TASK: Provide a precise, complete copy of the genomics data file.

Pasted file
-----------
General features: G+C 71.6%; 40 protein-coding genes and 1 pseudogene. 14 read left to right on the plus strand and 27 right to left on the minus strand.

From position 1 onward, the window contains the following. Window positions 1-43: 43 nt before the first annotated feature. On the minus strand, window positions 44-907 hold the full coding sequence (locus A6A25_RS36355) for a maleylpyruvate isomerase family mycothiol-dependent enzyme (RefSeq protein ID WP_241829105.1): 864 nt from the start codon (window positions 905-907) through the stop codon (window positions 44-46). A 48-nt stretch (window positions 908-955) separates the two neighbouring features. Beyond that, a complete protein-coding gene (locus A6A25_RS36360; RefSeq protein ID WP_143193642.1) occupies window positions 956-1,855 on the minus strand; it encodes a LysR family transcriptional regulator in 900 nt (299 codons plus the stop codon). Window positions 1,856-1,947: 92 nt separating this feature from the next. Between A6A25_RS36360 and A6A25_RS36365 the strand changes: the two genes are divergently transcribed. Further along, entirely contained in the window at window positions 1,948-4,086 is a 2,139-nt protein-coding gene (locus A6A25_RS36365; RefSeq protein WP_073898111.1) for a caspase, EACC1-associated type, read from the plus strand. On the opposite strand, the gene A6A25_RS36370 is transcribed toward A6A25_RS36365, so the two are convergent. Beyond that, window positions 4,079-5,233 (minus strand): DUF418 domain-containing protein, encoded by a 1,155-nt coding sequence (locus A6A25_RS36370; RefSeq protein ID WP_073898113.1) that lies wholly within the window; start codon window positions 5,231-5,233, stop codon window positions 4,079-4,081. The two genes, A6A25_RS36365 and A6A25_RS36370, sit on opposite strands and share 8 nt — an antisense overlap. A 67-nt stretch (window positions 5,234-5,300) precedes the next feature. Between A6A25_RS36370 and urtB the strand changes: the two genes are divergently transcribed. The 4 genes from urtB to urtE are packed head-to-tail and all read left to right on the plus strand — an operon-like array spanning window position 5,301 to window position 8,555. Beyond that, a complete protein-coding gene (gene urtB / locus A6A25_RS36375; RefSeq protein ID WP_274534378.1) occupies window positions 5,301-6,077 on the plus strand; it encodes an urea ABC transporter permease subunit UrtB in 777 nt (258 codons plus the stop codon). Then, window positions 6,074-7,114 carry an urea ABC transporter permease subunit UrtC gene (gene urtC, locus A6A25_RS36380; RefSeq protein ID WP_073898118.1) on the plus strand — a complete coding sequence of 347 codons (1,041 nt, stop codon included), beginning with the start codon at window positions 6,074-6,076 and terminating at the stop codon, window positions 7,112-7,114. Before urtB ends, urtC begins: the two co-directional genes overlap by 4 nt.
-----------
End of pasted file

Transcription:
General features: G+C 71.6%; 40 protein-coding genes and 1 pseudogene. 14 read left to right on the plus strand and 27 right to left on the minus strand.

From position 1 onward, the window contains the following. Window positions 1-43: 43 nt before the first annotated feature. On the minus strand, window positions 44-907 hold the full coding sequence (locus A6A25_RS36355) for a maleylpyruvate isomerase family mycothiol-dependent enzyme (RefSeq protein ID WP_241829105.1): 864 nt from the start codon (window positions 905-907) through the stop codon (window positions 44-46). A 48-nt stretch (window positions 908-955) separates the two neighbouring features. Beyond that, a complete protein-coding gene (locus A6A25_RS36360; RefSeq protein ID WP_143193642.1) occupies window positions 956-1,855 on the minus strand; it encodes a LysR family transcriptional regulator in 900 nt (299 codons plus the stop codon). Window positions 1,856-1,947: 92 nt separating this feature from the next. Between A6A25_RS36360 and A6A25_RS36365 the strand changes: the two genes are divergently transcribed. Further along, entirely contained in the window at window positions 1,948-4,086 is a 2,139-nt protein-coding gene (locus A6A25_RS36365; RefSeq protein WP_073898111.1) for a caspase, EACC1-associated type, read from the plus strand. On the opposite strand, the gene A6A25_RS36370 is transcribed toward A6A25_RS36365, so the two are convergent. Beyond that, window positions 4,079-5,233 (minus strand): DUF418 domain-containing protein, encoded by a 1,155-nt coding sequence (locus A6A25_RS36370; RefSeq protein ID WP_073898113.1) that lies wholly within the window; start codon window positions 5,231-5,233, stop codon window positions 4,079-4,081. The two genes, A6A25_RS36365 and A6A25_RS36370, sit on opposite strands and share 8 nt — an antisense overlap. A 67-nt stretch (window positions 5,234-5,300) precedes the next feature. Between A6A25_RS36370 and urtB the strand changes: the two genes are divergently transcribed. The 4 genes from urtB to urtE are packed head-to-tail and all read left to right on the plus strand — an operon-like array spanning window position 5,301 to window position 8,555. Beyond that, a complete protein-coding gene (gene urtB / locus A6A25_RS36375; RefSeq protein ID WP_274534378.1) occupies window positions 5,301-6,077 on the plus strand; it encodes an urea ABC transporter permease subunit UrtB in 777 nt (258 codons plus the stop codon). Then, window positions 6,074-7,114 carry an urea ABC transporter permease subunit UrtC gene (gene urtC, locus A6A25_RS36380; RefSeq protein ID WP_073898118.1) on the plus strand — a complete coding sequence of 347 codons (1,041 nt, stop codon included), beginning with the start codon at window positions 6,074-6,076 and terminating at the stop codon, window positions 7,112-7,114. Before urtB ends, urtC begins: the two co-directional genes overlap by 4 nt.